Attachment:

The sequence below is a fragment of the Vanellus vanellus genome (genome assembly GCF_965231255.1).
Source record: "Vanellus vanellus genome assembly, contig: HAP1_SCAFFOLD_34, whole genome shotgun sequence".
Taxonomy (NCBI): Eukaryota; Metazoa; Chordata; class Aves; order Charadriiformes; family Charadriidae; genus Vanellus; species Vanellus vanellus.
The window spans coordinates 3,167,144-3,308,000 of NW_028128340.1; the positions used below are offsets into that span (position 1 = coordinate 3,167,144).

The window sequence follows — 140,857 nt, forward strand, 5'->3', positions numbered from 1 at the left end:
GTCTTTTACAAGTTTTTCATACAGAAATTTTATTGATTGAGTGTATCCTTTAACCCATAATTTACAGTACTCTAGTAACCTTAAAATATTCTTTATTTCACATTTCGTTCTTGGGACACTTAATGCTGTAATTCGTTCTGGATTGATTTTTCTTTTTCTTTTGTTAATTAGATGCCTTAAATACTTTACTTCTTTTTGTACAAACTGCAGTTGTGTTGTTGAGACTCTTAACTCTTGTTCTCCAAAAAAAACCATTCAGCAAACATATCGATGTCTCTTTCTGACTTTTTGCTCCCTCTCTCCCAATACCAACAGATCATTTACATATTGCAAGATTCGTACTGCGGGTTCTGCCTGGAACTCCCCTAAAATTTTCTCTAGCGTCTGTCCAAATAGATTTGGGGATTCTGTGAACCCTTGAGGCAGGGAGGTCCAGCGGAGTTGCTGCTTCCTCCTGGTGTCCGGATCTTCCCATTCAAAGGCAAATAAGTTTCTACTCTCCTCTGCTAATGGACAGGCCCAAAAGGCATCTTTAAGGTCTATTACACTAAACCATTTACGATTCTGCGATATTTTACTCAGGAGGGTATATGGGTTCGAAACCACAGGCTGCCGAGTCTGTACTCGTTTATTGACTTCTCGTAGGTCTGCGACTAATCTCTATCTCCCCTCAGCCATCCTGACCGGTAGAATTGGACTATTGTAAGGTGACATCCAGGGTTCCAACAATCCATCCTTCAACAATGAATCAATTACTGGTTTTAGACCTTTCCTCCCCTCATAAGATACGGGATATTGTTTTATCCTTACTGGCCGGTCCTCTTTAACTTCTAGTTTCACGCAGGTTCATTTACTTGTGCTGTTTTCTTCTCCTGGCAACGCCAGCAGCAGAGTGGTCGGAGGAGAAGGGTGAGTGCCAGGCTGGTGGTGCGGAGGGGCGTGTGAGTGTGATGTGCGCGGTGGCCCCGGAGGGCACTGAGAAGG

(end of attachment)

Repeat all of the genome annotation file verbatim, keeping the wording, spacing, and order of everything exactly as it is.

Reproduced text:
The sequence below is a fragment of the Vanellus vanellus genome (genome assembly GCF_965231255.1).
Source record: "Vanellus vanellus genome assembly, contig: HAP1_SCAFFOLD_34, whole genome shotgun sequence".
Taxonomy (NCBI): Eukaryota; Metazoa; Chordata; class Aves; order Charadriiformes; family Charadriidae; genus Vanellus; species Vanellus vanellus.
The window spans coordinates 3,167,144-3,308,000 of NW_028128340.1; the positions used below are offsets into that span (position 1 = coordinate 3,167,144).

The window sequence follows — 140,857 nt, forward strand, 5'->3', positions numbered from 1 at the left end:
GTCTTTTACAAGTTTTTCATACAGAAATTTTATTGATTGAGTGTATCCTTTAACCCATAATTTACAGTACTCTAGTAACCTTAAAATATTCTTTATTTCACATTTCGTTCTTGGGACACTTAATGCTGTAATTCGTTCTGGATTGATTTTTCTTTTTCTTTTGTTAATTAGATGCCTTAAATACTTTACTTCTTTTTGTACAAACTGCAGTTGTGTTGTTGAGACTCTTAACTCTTGTTCTCCAAAAAAAACCATTCAGCAAACATATCGATGTCTCTTTCTGACTTTTTGCTCCCTCTCTCCCAATACCAACAGATCATTTACATATTGCAAGATTCGTACTGCGGGTTCTGCCTGGAACTCCCCTAAAATTTTCTCTAGCGTCTGTCCAAATAGATTTGGGGATTCTGTGAACCCTTGAGGCAGGGAGGTCCAGCGGAGTTGCTGCTTCCTCCTGGTGTCCGGATCTTCCCATTCAAAGGCAAATAAGTTTCTACTCTCCTCTGCTAATGGACAGGCCCAAAAGGCATCTTTAAGGTCTATTACACTAAACCATTTACGATTCTGCGATATTTTACTCAGGAGGGTATATGGGTTCGAAACCACAGGCTGCCGAGTCTGTACTCGTTTATTGACTTCTCGTAGGTCTGCGACTAATCTCTATCTCCCCTCAGCCATCCTGACCGGTAGAATTGGACTATTGTAAGGTGACATCCAGGGTTCCAACAATCCATCCTTCAACAATGAATCAATTACTGGTTTTAGACCTTTCCTCCCCTCATAAGATACGGGATATTGTTTTATCCTTACTGGCCGGTCCTCTTTAACTTCTAGTTTCACGCAGGTTCATTTACTTGTGCTGTTTTCTTCTCCTGGCAACGCCAGCAGCAGAGTGGTCGGAGGAGAAGGGTGAGTGCCAGGCTGGTGGTGCGGAGGGGCGTGTGAGTGTGATGTGCGCGGTGGCCCCGGAGGGCACTGAGAAGG